17 Mem. St. U. L. Rev. 69 (1986-1987)
UAW-Hm Saturn Contract: Sweetheart Deal or Novel Labor-Management Agreement

handle is hein.journals/umem17 and id is 93 raw text is: UAW-GM Saturn Contract:
Sweetheart Deal or Novel Labor-
Management Agreement?*
JEFFREY L. HALL**
I. INTRODUCTION
The rights of employees to self-organization, to bargain col-
lectively through representatives of their own choosing, or to refrain
from such activity are basic principles of the National Labor Re-
lations Act (NLRA).1 Labor contracts that grant exclusive bar-
gaining status to a specific union prior to a majority of the
employees' selection of a bargaining agent denigrate these principles
and, consequently, are invalid as an unfair labor practice.2 In ad-
dition to running afoul of federal labor law, these contracts run
the risk of conflicting with state right-to-work laws.'
* The opinions expressed herein are those of the author and do not necessarily reflect
the views of the editor or staff.
** Associate, Goodwin & Goodwin, Charleston, West Virginia. B.A., Youngstown
State University, 1983; J.D., The University of Akron, 1986. The author gratefully ac-
knowledges the assistance of Rossie D. Alston, Jr., counsel for the National Right to Work
Foundation.
1. Section 7 of the NLRA provides in part:
Employees shall have the right to self-organization, to form, join, or assist
labor organizations, to bargain collectively through representatives of their own
choosing, and to engage in other concerted activities for the purpose of col-
lective bargaining . . . and shall also have the right to refrain from any or
all of such activities ....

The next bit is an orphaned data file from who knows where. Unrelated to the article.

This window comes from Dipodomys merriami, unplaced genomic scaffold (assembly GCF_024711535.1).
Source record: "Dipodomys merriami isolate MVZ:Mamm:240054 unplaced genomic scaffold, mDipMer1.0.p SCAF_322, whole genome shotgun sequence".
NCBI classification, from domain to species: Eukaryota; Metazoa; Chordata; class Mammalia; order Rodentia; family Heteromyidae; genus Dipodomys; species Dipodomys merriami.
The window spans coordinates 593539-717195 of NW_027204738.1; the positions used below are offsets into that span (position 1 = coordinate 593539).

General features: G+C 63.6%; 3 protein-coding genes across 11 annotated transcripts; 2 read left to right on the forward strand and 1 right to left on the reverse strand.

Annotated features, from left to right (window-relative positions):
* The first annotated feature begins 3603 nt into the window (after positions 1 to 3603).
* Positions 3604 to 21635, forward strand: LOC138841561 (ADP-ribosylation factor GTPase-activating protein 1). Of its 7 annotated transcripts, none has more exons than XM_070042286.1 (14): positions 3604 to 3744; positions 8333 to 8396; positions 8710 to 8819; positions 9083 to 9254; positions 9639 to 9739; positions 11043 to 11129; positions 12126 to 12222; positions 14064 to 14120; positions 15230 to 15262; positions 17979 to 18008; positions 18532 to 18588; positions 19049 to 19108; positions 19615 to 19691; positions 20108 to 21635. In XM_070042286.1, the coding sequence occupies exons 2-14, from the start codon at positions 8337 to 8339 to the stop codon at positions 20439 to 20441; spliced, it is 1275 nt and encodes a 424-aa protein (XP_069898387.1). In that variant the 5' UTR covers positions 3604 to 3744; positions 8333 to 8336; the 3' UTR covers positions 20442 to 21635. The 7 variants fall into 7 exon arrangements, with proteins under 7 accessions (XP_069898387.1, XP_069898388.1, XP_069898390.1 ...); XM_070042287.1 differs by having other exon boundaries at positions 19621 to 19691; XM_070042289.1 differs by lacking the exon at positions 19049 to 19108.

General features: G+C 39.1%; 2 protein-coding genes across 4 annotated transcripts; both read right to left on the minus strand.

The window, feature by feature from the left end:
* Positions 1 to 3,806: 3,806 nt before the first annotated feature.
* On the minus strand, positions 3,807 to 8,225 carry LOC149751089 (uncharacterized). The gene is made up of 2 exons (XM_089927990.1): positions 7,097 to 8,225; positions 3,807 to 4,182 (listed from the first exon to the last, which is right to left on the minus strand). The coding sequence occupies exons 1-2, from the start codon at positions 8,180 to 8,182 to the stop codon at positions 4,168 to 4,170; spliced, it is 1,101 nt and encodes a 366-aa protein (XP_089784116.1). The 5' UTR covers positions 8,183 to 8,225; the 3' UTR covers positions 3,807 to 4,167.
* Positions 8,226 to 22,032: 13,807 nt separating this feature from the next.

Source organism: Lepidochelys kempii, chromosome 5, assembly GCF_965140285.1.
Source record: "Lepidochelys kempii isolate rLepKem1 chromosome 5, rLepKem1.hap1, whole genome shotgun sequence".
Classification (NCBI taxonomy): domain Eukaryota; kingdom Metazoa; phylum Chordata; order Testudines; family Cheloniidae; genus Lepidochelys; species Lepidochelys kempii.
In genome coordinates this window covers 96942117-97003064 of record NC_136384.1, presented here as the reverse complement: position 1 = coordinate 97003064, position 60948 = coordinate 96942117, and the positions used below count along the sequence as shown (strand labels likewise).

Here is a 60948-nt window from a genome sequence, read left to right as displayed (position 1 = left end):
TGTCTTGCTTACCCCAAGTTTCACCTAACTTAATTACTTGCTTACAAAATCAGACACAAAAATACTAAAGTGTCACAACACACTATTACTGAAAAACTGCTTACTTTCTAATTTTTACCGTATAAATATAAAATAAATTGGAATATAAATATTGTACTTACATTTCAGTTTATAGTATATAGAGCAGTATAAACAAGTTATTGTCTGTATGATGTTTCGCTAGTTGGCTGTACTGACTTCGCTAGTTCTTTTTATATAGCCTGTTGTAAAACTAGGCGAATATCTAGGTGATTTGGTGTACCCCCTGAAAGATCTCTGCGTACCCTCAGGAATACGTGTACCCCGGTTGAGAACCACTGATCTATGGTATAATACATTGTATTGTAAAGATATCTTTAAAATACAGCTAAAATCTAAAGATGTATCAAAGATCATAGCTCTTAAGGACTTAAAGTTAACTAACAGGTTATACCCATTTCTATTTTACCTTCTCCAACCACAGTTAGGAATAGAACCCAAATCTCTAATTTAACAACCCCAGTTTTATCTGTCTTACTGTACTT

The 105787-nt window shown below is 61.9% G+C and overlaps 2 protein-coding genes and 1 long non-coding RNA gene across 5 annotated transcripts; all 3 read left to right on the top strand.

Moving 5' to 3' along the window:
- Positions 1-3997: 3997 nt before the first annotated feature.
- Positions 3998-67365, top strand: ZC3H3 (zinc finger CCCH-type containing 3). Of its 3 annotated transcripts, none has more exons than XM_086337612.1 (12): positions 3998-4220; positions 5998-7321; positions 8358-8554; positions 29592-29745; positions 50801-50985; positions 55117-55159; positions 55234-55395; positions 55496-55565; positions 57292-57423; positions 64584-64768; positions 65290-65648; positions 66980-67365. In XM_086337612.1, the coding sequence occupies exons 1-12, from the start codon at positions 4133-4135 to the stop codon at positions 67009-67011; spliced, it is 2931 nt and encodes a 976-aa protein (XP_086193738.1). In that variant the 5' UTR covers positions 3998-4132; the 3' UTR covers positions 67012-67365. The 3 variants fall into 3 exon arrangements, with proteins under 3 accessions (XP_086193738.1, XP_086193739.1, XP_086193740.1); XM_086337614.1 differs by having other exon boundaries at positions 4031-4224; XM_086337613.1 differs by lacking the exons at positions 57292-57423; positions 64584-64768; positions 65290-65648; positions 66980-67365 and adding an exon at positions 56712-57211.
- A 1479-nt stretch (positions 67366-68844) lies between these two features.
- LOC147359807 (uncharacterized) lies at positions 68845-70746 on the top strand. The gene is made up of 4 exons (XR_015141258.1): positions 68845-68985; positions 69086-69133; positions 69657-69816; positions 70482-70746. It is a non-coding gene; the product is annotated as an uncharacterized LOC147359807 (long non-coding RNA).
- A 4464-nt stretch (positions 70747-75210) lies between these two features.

29 U.S.C. § 157 (1983).
2. In International Ladies' Garment Workers' Union v. NLRB, 366 U.S. 731, 737
(1961), the Supreme Court held invalid a labor contract that granted exclusive bargaining
status to a union having the support of only a minority of employees as a clear evisceration
of the employees' rights under the NLRA to freedom of choice and majority rule. See also
NLRB v. Pennsylvania Greyhound Lines, Inc., 303 U.S. 261 (1938); NLRB v. Haberman
Constr. Co., 618 F.2d 288 (5th Cir. 1980), rev'd on other grounds on rehearing, 641 F.2d
351 (5th Cir. 1981) (en banc).
3. Section 14(b) of the NLRA allows states, as a matter of local law, to make all
varieties of compulsory unionism illegal. 29 U.S.C. § 164(b) (1983). One author has noted
that section 14(b) appears to be an anomalous exception to an otherwise pervasive federal
preemption doctrine, a doctrine that nullifies most state laws purporting to regulate the
labor-management relationship. Haggard, Right-To-Work Laws in the Southern States, 59
N.C.L. REV. 29, 33 (1980).

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